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Amount of silver in the world

Silver is much more commonly found on Earth than gold, platinum or palladium, which is one of the reasons its price is lower than these precious metals. It is estimated that 1.74 million metric tons of silver has been discovered to date, but the amount of silver in the world is certainly far higher, with reserves still waiting to be discovered and mined.

Silver has a huge number of industrial, commercial and medical uses. The lower price, and reduced scarcity, mean that the reclamation rate of silver is less than that of other precious metals; unlike gold – the majority of which is constantly recycled – large quantities of silver are lost through use, or dumped into landfill.

Gold’s higher value makes it more suited to larger size investments – such as those made by governments, financial institutions and wealthy investors. Silver however is much more flexible thanks to the much lower price.

Silver mining is more often undertaken as a secondary yield as part of other mining operations, rather than the primary goal. Silver has been mined for thousands of years and, as such, huge amounts of this precious metal are now above ground.

It is estimated that, by 2018, over 1.6 million tonnes of silver had been physically mined throughout history. All this metal would fit in a cube 55 meters on each side. Now at 1.74 million metric tons, that would be equivalent to roughly 55,942,740,000 troy ounces of silver.

All the silver ever mined, visualised as a cube

Figures from asset specialists CPM estimate that 49.9% of this silver has been either consumed by industry, or lost. 45.73% has been used for jewellery, decoration or religious purposes. Only 2.9% has been used for silver coins and just 1.81% is stored as investment silver bullion.

In addition to the silver already mined, it is believed there is still a vast 530,000 million tonnes remaining below ground. How much of this could be viably and cost-effectively be mined however is unclear and could have large implications for silver supply in the years ahead.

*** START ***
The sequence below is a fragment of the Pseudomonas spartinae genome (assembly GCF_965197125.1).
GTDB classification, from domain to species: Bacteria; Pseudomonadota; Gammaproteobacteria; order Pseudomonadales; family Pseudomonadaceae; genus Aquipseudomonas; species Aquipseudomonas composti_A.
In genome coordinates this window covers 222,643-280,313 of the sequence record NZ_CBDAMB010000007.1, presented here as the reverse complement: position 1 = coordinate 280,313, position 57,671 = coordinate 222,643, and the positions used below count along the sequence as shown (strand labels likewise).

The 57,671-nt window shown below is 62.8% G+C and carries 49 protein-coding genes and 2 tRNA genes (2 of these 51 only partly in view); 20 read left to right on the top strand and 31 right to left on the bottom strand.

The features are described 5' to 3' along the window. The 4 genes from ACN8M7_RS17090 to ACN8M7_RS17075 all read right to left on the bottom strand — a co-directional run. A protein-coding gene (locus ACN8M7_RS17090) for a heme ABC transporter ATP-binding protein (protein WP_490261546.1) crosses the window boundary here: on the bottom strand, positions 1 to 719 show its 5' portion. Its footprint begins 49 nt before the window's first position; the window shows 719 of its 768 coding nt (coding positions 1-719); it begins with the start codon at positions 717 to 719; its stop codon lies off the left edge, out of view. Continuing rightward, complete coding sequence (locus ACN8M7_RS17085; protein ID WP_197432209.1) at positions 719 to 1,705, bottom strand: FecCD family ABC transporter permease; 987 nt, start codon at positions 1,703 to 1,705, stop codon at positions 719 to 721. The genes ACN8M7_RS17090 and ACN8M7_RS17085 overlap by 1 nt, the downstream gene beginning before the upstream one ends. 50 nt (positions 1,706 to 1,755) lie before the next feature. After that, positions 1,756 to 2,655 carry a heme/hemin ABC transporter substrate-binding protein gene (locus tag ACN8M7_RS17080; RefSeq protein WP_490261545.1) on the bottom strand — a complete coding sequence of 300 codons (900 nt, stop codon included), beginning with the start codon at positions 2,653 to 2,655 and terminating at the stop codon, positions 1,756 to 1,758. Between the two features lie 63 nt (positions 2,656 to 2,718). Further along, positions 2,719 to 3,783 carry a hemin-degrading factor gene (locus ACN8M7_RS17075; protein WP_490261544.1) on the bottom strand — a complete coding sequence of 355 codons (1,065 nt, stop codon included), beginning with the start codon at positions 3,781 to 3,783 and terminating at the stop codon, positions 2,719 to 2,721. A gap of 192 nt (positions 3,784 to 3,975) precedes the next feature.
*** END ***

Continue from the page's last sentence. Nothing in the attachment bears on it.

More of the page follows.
Remaining reserves of silver

The United States Geological Survey estimates there is still a total of 530,000 million tonnes of silver below ground ready to be mined. Peru has the largest silver reserves in the world, at 93,000 million tonnes, with Australia and Poland close behind.

Chart showing the top 10 nations by silver reserves


Annual silver production

Annual global silver production in 2018 was 27,000 tonnes. This was 200 tonnes more than in 2017 according to figures from Statista.

Chart showing the top 10 silver producing countries in 2017
Today the largest silver mines are in Mexico and Poland, whilst Mexico, followed by Peru, are the largest national producers, as seen in the chart above.

The world’s largest silver mines:

  • 1) Penasquito, Mexico - open
  • 2) Polkowice-Sieroszowice, Poland - underground
  • 3) San Cristobal, Bolivia - open
  • 4) Pitarrilla, Mexico - open
  • 5) Lubin, Poland - underground
  • 6) Rudna, Poland - underground
  • 7) Gumuskoy, Turkey - open
  • 8) Fresnillo, Mexico - underground
  • 9) Antamina, Peru - open
  • 10) Cannington, Australia - underground
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